Following a 2019 consultation in the wake of the global #metoo movement, the government says it will introduce a new proactive duty on employers to prevent sexual harassment in the workplace.

New proactive duty to prevent sexual harassment

While sexual harassment in the workplace has been unlawful for decades, until now employees have only been able to take action in response to incidents of harassment. This new obligation will give the Equality & Human Rights Commission (EHRC) the right to take action against employers even if no incident had occurred. Employers may therefore potentially find themselves the subject of legal action based on a lack of adequate policies, training, or other steps targeted at preventing sexual harassment in the workplace.

This unusual step was supported by 96% of respondents to the government's public questionnaire, and will set sexual harassment apart from many other forms of discrimination - for example, age, race, or sexual orientation discrimination - where there is no equivalent legal duty on employers to proactively prevent discrimination.

What will employers need to do?

In practice this new duty may not have a significant impact on the steps many employers are already taking. The "employer's defence" already provides employers with a defence against discrimination claims provided that, where their employee is found to have carried out harassment, the company took "all reasonable steps" to prevent this from happening. This means that many companies already take proactive steps to prevent discrimination, such as providing regular training and having appropriate policies in place.

It's likely, however, that companies will increasingly take steps specifically targeted at preventing sexual harassment, rather than only including it within steps to prevent discrimination more generally. We are already seeing an increase in the need for investigations into workplace cultures (as opposed to specific allegations of wrongdoing).  These types of investigation can be helpful when employers have a sense that things aren't quite right in a particular team or workplace but where there is a lack of formal complaints to enable it to get a handle on what is going on.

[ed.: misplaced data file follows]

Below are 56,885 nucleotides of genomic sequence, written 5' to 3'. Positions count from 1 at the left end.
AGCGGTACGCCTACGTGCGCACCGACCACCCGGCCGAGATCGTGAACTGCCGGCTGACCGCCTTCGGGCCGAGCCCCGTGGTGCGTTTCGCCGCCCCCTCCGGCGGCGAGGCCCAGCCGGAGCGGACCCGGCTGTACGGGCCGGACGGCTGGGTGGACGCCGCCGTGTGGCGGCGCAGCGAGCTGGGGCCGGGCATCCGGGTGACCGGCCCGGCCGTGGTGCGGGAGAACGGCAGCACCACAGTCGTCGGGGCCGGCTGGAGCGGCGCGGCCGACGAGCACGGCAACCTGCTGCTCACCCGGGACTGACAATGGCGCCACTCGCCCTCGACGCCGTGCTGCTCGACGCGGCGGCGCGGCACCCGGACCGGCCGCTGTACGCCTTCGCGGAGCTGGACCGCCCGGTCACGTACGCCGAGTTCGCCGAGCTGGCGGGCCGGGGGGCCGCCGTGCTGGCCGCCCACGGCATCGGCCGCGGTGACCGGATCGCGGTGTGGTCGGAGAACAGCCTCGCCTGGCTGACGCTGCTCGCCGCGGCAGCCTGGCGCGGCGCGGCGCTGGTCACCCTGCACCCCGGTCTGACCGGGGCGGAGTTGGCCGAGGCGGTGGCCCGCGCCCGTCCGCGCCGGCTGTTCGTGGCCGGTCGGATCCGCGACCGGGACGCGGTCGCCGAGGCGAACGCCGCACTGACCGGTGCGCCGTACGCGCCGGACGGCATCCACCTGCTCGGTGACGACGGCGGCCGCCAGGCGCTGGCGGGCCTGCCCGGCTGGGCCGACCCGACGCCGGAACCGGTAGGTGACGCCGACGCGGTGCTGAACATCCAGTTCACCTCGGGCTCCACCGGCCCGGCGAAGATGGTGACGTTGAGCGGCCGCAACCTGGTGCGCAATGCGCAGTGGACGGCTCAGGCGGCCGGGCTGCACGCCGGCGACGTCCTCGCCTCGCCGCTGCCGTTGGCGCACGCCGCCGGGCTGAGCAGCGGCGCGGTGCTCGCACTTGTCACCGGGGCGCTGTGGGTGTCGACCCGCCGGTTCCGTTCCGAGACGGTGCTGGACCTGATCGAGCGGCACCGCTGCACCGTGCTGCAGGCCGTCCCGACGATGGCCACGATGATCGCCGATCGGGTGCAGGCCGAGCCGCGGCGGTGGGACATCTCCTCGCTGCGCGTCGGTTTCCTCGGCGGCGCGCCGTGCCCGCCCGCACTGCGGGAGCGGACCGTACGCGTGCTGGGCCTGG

A broad cultural investigation may involve the opportunity to provide feedback through various means including surveys and interviews, some of which may be anonymous, to enable an employer to build its understanding and take action.  It is important to identify an investigator with appropriate skills and who staff within the organisation can trust, which is why this tasks often falls to a specialist external investigator. 

Third-party harassment

Additionally, the government has committed to introducing explicit provisions against third-party harassment. This would include harassment by clients or customers of the employer.

The government will continue to consider whether these provisions should only apply once an incident of harassment has occurred, rather than mirroring the new obligations set out above. In any event, companies would be well-advised to take proactive steps to prevent third-party harassment, for example including clauses in third-party supplier contracts and displaying notices in the workplace advising that harassment will not be tolerated.

Next steps

While the government acknowledges that the law alone is not enough to tackle the persistent problem of sexual harassment, these legal updates will hopefully be another important step in the shift towards a zero-tolerance approach across society.

The government will now give further thought to putting these changes into effect, including considering appropriate compensation models for successful claims. The government's response states that these new provisions will be brought in "when parliamentary time allows", so employers now have an opportunity to reflect on their policies and workplace practices to prevent sexual harassment, and to take active steps to ensure they are up to scratch.